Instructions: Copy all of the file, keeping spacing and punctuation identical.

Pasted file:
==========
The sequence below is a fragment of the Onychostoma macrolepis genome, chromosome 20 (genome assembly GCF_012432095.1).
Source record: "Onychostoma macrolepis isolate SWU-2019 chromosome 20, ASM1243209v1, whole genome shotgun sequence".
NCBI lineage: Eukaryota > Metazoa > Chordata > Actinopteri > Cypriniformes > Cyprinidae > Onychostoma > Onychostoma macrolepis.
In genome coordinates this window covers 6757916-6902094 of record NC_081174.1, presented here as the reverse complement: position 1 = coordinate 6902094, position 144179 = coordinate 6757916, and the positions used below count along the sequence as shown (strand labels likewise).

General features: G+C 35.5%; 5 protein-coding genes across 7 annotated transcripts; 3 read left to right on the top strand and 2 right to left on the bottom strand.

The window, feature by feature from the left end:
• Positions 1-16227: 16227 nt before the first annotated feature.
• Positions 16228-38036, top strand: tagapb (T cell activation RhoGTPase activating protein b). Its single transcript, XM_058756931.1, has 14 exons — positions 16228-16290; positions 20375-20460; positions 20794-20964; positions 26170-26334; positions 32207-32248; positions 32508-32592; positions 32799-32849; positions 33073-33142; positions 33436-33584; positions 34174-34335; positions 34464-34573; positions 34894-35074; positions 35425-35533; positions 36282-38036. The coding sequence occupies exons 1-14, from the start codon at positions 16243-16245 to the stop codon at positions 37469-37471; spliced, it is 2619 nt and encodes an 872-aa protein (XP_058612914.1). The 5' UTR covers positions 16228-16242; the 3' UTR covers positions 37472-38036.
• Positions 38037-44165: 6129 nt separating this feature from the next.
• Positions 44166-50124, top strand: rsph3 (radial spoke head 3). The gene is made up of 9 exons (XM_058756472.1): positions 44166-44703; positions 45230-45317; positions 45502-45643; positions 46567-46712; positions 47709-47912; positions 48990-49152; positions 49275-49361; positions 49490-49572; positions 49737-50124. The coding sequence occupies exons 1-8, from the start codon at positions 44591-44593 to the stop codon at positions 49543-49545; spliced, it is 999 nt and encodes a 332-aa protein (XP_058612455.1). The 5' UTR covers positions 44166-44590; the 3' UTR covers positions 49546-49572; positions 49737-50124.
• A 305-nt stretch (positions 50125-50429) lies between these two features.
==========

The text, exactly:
The sequence below is a fragment of the Onychostoma macrolepis genome, chromosome 20 (genome assembly GCF_012432095.1).
Source record: "Onychostoma macrolepis isolate SWU-2019 chromosome 20, ASM1243209v1, whole genome shotgun sequence".
NCBI lineage: Eukaryota > Metazoa > Chordata > Actinopteri > Cypriniformes > Cyprinidae > Onychostoma > Onychostoma macrolepis.
In genome coordinates this window covers 6757916-6902094 of record NC_081174.1, presented here as the reverse complement: position 1 = coordinate 6902094, position 144179 = coordinate 6757916, and the positions used below count along the sequence as shown (strand labels likewise).

General features: G+C 35.5%; 5 protein-coding genes across 7 annotated transcripts; 3 read left to right on the top strand and 2 right to left on the bottom strand.

The window, feature by feature from the left end:
• Positions 1-16227: 16227 nt before the first annotated feature.
• Positions 16228-38036, top strand: tagapb (T cell activation RhoGTPase activating protein b). Its single transcript, XM_058756931.1, has 14 exons — positions 16228-16290; positions 20375-20460; positions 20794-20964; positions 26170-26334; positions 32207-32248; positions 32508-32592; positions 32799-32849; positions 33073-33142; positions 33436-33584; positions 34174-34335; positions 34464-34573; positions 34894-35074; positions 35425-35533; positions 36282-38036. The coding sequence occupies exons 1-14, from the start codon at positions 16243-16245 to the stop codon at positions 37469-37471; spliced, it is 2619 nt and encodes an 872-aa protein (XP_058612914.1). The 5' UTR covers positions 16228-16242; the 3' UTR covers positions 37472-38036.
• Positions 38037-44165: 6129 nt separating this feature from the next.
• Positions 44166-50124, top strand: rsph3 (radial spoke head 3). The gene is made up of 9 exons (XM_058756472.1): positions 44166-44703; positions 45230-45317; positions 45502-45643; positions 46567-46712; positions 47709-47912; positions 48990-49152; positions 49275-49361; positions 49490-49572; positions 49737-50124. The coding sequence occupies exons 1-8, from the start codon at positions 44591-44593 to the stop codon at positions 49543-49545; spliced, it is 999 nt and encodes a 332-aa protein (XP_058612455.1). The 5' UTR covers positions 44166-44590; the 3' UTR covers positions 49546-49572; positions 49737-50124.
• A 305-nt stretch (positions 50125-50429) lies between these two features.